This shaggy, somewhat draggy movie has little else going on, so we watch Max boss around the monsters, commission colossal forts, run around, sleep in a big pile, and more or less try and hold a family together when they are moving in different directions. Things slow down a lot on this island. Max himself is a polarizing figure. Some people find him relatable, his pain and fears, and still others find him to be a wild brat. His behavior seems to go beyond that of a normal child acting out. I’m not going to prescribe the kid Ritalin, but me thinks there may be something else amiss with Max (am I alone in my diagnosis, people?). My wife and our friend Dan Hille both thought Max was an insufferable and unsympathetic brat who learned nothing by the end of the movie. I feel that Max has to have learned something, since his entire time spent on the island was him working out his troubles to gain a little more perspective. Records is a real find as a child actor, and he’s the only human onscreen for like 90 minutes. I thought he carried the movie ably enough and finely displayed the conflicting emotions of being nine years old.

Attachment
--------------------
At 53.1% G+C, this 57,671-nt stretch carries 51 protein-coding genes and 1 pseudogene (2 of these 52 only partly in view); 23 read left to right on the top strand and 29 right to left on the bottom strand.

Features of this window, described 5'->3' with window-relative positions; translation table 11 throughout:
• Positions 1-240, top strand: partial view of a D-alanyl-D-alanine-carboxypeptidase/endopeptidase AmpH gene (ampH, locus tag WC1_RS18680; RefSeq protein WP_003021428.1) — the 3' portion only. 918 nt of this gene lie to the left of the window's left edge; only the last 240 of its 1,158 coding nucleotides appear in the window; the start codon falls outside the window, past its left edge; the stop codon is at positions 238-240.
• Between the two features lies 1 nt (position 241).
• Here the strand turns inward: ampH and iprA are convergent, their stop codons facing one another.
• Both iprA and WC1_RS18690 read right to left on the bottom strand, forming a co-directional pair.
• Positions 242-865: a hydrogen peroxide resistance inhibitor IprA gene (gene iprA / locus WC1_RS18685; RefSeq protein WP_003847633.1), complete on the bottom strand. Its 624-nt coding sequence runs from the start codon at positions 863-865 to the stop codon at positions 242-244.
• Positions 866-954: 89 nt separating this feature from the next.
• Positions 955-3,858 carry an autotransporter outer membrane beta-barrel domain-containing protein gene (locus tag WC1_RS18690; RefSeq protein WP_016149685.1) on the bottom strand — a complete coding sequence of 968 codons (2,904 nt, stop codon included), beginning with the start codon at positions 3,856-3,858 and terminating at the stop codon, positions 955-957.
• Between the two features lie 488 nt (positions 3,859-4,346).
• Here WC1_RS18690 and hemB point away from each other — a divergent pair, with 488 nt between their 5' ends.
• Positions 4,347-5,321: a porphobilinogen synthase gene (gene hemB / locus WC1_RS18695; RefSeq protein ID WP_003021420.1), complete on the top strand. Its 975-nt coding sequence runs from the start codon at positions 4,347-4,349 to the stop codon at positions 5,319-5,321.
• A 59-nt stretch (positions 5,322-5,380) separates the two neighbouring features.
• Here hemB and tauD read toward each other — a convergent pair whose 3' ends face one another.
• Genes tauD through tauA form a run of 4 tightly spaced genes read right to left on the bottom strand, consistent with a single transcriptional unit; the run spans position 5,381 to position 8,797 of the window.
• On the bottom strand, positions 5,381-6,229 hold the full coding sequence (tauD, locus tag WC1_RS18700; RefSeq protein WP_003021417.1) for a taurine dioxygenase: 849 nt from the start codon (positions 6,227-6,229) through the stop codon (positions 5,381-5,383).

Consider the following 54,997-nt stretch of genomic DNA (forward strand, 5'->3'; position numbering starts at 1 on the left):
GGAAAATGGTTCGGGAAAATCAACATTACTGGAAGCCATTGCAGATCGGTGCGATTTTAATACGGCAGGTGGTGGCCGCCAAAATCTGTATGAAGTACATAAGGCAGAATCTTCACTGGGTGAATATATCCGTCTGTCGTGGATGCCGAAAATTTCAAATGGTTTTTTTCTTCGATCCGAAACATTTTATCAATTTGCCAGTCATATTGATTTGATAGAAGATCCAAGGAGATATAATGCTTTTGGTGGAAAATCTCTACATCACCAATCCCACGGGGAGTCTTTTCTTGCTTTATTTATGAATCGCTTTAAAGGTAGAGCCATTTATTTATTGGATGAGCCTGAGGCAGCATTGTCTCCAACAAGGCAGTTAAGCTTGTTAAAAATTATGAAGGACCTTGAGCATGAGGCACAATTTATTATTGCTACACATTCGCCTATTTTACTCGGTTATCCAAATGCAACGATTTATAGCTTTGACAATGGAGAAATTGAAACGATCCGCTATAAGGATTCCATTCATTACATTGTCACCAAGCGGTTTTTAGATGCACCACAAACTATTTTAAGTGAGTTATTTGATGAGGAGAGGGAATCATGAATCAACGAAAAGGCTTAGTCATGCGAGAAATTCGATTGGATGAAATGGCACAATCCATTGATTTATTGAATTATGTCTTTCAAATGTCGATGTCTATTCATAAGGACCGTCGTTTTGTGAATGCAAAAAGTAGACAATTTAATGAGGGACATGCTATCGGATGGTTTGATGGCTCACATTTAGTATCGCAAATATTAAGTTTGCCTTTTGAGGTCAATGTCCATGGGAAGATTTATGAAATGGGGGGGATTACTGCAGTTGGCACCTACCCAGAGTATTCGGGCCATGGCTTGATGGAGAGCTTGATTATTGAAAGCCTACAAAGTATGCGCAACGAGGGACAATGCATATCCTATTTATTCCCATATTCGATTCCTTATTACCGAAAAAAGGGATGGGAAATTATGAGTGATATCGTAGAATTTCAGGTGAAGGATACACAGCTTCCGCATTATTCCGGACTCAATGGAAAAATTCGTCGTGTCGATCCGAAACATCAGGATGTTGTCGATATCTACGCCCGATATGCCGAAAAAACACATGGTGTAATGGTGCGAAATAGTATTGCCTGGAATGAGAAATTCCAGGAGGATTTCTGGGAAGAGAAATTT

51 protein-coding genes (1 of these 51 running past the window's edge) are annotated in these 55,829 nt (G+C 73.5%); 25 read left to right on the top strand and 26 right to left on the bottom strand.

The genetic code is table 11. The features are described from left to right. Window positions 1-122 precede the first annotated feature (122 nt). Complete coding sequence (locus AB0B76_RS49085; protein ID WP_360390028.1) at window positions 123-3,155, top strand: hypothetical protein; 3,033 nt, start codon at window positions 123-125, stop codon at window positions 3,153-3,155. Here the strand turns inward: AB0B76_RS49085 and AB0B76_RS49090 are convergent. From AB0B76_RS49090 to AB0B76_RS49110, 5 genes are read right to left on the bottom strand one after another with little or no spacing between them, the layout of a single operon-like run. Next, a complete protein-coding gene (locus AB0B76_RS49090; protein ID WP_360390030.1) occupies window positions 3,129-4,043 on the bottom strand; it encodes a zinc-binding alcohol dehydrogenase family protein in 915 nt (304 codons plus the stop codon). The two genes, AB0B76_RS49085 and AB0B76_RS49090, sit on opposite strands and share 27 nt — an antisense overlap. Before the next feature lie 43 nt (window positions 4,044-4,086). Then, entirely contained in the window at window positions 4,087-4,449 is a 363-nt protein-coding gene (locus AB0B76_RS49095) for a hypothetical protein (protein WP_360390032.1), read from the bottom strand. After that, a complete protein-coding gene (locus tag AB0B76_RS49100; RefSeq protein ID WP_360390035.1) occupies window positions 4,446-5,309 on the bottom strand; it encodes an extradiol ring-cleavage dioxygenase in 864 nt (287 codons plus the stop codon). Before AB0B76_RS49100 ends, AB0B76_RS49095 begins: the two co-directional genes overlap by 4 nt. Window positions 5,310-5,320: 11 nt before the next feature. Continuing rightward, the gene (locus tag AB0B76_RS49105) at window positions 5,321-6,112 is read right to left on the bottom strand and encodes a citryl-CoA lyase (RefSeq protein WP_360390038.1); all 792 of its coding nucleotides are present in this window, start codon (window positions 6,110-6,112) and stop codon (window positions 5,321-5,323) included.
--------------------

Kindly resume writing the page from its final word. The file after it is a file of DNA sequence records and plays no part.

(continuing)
Will you like Where the Wild Things Are? That’s difficult to surmise. It may depend upon whether you can identify with Max; I couldn’t for the most part. This is a much easier movie to admire than to like. There’s very little fun to be had. The movie has an implicit sense of loss and melancholy throughout. Children’s movies don?t need to be all happy endings and feel-good lessons, but then again they don’t also have to be densely Freudian. Childhood isn’t all innocence and rainbows, but it’s also not all rain clouds and emotional meltdowns and feelings of impotence. The movie presents childhood as an unyielding hell. I know other people love Where the Wild Things Are, and I respect that artistry Jonze and his crew brought to this movie, but I doubt I’ll ever watch this movie again in my life. For once, the studio execs had it right.
Nate’s Grade: B-
Posted on October 6, 2009, in 2009 Movies and tagged book, catherine keener, chris cooper, dave eggers, fantasy, forrest whitaker, james gandolfini, lauren ambrose, paul dano, spike jonze. Bookmark the permalink. Leave a comment.